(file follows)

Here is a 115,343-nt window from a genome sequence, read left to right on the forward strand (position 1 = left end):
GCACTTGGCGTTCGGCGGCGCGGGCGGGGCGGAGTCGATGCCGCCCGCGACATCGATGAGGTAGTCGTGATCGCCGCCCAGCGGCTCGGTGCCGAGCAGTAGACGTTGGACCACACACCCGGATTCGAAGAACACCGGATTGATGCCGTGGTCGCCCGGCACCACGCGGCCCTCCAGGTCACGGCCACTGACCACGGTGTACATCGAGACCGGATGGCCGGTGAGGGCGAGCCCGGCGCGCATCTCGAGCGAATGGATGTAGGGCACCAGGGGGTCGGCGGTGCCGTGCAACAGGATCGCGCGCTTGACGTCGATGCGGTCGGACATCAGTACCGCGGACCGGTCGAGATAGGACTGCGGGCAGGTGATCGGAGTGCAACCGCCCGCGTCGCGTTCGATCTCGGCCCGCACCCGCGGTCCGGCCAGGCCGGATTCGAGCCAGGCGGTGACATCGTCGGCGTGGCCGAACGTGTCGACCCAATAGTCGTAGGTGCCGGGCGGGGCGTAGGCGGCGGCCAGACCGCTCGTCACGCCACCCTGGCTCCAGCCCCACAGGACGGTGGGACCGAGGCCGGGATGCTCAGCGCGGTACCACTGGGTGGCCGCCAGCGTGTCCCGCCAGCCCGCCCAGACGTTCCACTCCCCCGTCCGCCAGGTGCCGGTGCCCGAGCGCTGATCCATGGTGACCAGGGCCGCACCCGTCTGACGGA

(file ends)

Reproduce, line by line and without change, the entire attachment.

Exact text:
Here is a 115,343-nt window from a genome sequence, read left to right on the forward strand (position 1 = left end):
GCACTTGGCGTTCGGCGGCGCGGGCGGGGCGGAGTCGATGCCGCCCGCGACATCGATGAGGTAGTCGTGATCGCCGCCCAGCGGCTCGGTGCCGAGCAGTAGACGTTGGACCACACACCCGGATTCGAAGAACACCGGATTGATGCCGTGGTCGCCCGGCACCACGCGGCCCTCCAGGTCACGGCCACTGACCACGGTGTACATCGAGACCGGATGGCCGGTGAGGGCGAGCCCGGCGCGCATCTCGAGCGAATGGATGTAGGGCACCAGGGGGTCGGCGGTGCCGTGCAACAGGATCGCGCGCTTGACGTCGATGCGGTCGGACATCAGTACCGCGGACCGGTCGAGATAGGACTGCGGGCAGGTGATCGGAGTGCAACCGCCCGCGTCGCGTTCGATCTCGGCCCGCACCCGCGGTCCGGCCAGGCCGGATTCGAGCCAGGCGGTGACATCGTCGGCGTGGCCGAACGTGTCGACCCAATAGTCGTAGGTGCCGGGCGGGGCGTAGGCGGCGGCCAGACCGCTCGTCACGCCACCCTGGCTCCAGCCCCACAGGACGGTGGGACCGAGGCCGGGATGCTCAGCGCGGTACCACTGGGTGGCCGCCAGCGTGTCCCGCCAGCCCGCCCAGACGTTCCACTCCCCCGTCCGCCAGGTGCCGGTGCCCGAGCGCTGATCCATGGTGACCAGGGCCGCACCCGTCTGACGGA